This leads to an improvement in the frame rate even in CPU-limited games. Supersampling only applies to your resolution, which depends almost entirely on your GPU. With a new frame that bypasses CPU processing, DLSS 3 can double frame rates in games even when you’re completely CPU bottlenecked. This is impressive and currently only possible with AI.
Why FSR 2.0 (for now) can’t catch up
AMD really did the impossible with FSR 2.0. It looks amazing and the fact that it’s brand independent is even better. I’ve been willing to give up DLSS for FSR 2.0 since I first saw it death loop. But as much as I enjoy FSR 2.0 and think it’s a great piece of AMD’s kit, it’s not going to catch up with DLSS 3 any time soon.
For starters, developing an algorithm that can track every pixel between frames free of artifacts is difficult enough, especially in a 3D environment with dense fine detail (Cyberpunk 2077 is a prime example). It’s possible, but hard. The bigger issue, however, is how bloated that algorithm would need to be. Tracing each pixel through 3D space, calculating the optical flow, generating a frame and cleaning up any glitches that happen along the way – that’s asking a lot.
Getting this to work while a game is running and still offer framerate improvement on par with FSR 2.0 or DLSS is asking even more. Even with dedicated processors and a trained model, Nvidia still has to use Reflex to compensate for the higher latency caused by the optical flow. Without that hardware or software, FSR would likely sacrifice too much latency to generate frames.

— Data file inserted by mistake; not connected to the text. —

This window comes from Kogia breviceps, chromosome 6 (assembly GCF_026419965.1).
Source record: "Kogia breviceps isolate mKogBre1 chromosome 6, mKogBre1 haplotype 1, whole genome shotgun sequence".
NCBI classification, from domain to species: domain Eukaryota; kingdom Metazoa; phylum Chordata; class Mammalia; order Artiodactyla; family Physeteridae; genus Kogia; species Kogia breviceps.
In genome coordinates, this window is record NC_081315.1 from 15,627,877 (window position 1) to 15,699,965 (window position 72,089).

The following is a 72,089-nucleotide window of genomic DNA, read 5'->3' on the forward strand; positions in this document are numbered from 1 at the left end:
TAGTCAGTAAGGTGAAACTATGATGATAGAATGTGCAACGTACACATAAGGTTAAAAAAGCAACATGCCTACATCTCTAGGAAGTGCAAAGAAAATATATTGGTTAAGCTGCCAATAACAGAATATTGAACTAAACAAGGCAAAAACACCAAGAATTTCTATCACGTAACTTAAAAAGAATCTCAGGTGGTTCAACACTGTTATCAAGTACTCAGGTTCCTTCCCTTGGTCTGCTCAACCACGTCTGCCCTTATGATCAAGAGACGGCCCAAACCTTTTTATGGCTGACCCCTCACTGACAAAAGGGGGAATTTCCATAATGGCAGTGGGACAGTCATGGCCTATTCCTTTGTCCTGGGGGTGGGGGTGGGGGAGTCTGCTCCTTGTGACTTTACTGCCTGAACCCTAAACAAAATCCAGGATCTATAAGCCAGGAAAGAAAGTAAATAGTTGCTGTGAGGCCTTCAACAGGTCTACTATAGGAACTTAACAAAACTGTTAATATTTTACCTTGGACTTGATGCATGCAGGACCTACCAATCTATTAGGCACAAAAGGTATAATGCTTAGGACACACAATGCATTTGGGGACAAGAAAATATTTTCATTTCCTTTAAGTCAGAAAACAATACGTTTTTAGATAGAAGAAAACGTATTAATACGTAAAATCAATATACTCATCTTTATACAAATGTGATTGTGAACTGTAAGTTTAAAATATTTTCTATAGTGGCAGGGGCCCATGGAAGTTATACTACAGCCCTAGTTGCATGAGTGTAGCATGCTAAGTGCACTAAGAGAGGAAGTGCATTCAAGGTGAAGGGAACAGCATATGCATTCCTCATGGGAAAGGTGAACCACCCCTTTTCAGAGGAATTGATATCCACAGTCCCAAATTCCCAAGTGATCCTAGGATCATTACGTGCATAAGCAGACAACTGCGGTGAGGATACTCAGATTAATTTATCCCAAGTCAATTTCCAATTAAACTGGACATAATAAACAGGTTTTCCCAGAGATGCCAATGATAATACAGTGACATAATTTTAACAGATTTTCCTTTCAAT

I have no doubt that AMD and other developers will eventually get there – or find another way to work around the problem – but that could take a couple of years. That’s hard to say now.
What is easy to say is that DLSS 3 looks very exciting. Of course, we’ll have to wait until it’s here to validate Nvidia’s performance claims and see how image quality holds up. So far we only have a short video from Digital Foundry showing DLSS 3 footage (above) which I would highly recommend watching until we see more third party testing. From today’s perspective, however, DLSS 3 looks quite promising.
This article is part of ReSpec – an ongoing bi-weekly column featuring discussion, advice and in-depth coverage of the technology behind PC gaming.